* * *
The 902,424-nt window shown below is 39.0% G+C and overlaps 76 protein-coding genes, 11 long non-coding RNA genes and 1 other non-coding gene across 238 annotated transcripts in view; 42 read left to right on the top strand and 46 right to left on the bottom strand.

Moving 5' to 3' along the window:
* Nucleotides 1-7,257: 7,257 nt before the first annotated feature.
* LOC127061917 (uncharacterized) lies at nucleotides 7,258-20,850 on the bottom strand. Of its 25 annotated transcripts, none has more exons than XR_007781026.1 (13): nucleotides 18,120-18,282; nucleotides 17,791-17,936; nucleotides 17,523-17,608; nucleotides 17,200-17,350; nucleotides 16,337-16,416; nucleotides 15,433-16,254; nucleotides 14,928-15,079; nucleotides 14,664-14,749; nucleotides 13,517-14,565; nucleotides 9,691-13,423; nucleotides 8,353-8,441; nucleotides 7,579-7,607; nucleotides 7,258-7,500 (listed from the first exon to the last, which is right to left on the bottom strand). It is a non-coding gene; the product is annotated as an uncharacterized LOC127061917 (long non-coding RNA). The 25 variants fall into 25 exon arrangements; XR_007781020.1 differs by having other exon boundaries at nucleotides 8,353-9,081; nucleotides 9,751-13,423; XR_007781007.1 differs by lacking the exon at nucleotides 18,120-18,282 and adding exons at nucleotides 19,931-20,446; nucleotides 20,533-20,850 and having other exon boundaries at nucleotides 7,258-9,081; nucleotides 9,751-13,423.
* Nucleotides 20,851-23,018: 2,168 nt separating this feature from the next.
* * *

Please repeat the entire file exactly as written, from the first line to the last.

The 902,424-nt window shown below is 39.0% G+C and overlaps 76 protein-coding genes, 11 long non-coding RNA genes and 1 other non-coding gene across 238 annotated transcripts in view; 42 read left to right on the top strand and 46 right to left on the bottom strand.

Moving 5' to 3' along the window:
* Nucleotides 1-7,257: 7,257 nt before the first annotated feature.
* LOC127061917 (uncharacterized) lies at nucleotides 7,258-20,850 on the bottom strand. Of its 25 annotated transcripts, none has more exons than XR_007781026.1 (13): nucleotides 18,120-18,282; nucleotides 17,791-17,936; nucleotides 17,523-17,608; nucleotides 17,200-17,350; nucleotides 16,337-16,416; nucleotides 15,433-16,254; nucleotides 14,928-15,079; nucleotides 14,664-14,749; nucleotides 13,517-14,565; nucleotides 9,691-13,423; nucleotides 8,353-8,441; nucleotides 7,579-7,607; nucleotides 7,258-7,500 (listed from the first exon to the last, which is right to left on the bottom strand). It is a non-coding gene; the product is annotated as an uncharacterized LOC127061917 (long non-coding RNA). The 25 variants fall into 25 exon arrangements; XR_007781020.1 differs by having other exon boundaries at nucleotides 8,353-9,081; nucleotides 9,751-13,423; XR_007781007.1 differs by lacking the exon at nucleotides 18,120-18,282 and adding exons at nucleotides 19,931-20,446; nucleotides 20,533-20,850 and having other exon boundaries at nucleotides 7,258-9,081; nucleotides 9,751-13,423.
* Nucleotides 20,851-23,018: 2,168 nt separating this feature from the next.